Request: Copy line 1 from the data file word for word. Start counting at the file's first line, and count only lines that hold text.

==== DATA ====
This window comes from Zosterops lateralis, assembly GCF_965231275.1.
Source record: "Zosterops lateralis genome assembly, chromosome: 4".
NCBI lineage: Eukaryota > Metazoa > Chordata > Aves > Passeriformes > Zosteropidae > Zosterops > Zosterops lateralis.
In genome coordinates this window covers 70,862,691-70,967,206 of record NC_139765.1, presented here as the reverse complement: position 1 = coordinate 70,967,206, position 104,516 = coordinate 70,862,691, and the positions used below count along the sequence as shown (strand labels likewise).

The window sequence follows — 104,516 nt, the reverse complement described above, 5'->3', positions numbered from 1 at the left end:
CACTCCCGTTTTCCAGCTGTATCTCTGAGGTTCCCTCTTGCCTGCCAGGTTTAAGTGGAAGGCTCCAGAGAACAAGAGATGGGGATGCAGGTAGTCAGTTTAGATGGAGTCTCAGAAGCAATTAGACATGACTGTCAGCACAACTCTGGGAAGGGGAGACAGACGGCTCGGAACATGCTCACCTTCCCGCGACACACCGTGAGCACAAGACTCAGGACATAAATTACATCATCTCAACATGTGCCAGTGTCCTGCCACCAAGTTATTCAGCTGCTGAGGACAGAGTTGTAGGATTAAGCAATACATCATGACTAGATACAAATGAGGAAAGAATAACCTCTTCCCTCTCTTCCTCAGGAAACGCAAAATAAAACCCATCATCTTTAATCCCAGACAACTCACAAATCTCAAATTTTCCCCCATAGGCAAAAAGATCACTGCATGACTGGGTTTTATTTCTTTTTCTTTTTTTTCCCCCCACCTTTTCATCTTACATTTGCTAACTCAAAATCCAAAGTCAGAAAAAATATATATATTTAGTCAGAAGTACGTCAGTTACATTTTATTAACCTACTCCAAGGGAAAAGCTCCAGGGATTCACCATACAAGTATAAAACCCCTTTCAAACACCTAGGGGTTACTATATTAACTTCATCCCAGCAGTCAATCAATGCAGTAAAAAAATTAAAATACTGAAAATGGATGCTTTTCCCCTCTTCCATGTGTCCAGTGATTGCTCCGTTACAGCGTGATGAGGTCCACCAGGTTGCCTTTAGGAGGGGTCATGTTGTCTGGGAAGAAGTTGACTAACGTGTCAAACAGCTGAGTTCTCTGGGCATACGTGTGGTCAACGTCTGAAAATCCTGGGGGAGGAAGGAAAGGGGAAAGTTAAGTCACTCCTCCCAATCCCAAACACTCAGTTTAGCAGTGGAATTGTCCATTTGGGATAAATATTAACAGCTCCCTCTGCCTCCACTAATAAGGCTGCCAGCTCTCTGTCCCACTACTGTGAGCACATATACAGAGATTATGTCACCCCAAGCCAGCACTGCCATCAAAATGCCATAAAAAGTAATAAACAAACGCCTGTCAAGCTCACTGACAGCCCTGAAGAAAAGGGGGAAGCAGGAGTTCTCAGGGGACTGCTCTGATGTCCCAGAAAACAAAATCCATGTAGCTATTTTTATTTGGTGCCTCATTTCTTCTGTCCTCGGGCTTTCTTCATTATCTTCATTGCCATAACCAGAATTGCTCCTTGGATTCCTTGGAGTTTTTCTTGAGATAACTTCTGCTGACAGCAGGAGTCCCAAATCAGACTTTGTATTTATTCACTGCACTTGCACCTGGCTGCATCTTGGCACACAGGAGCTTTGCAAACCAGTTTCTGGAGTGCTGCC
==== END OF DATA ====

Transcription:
This window comes from Zosterops lateralis, assembly GCF_965231275.1.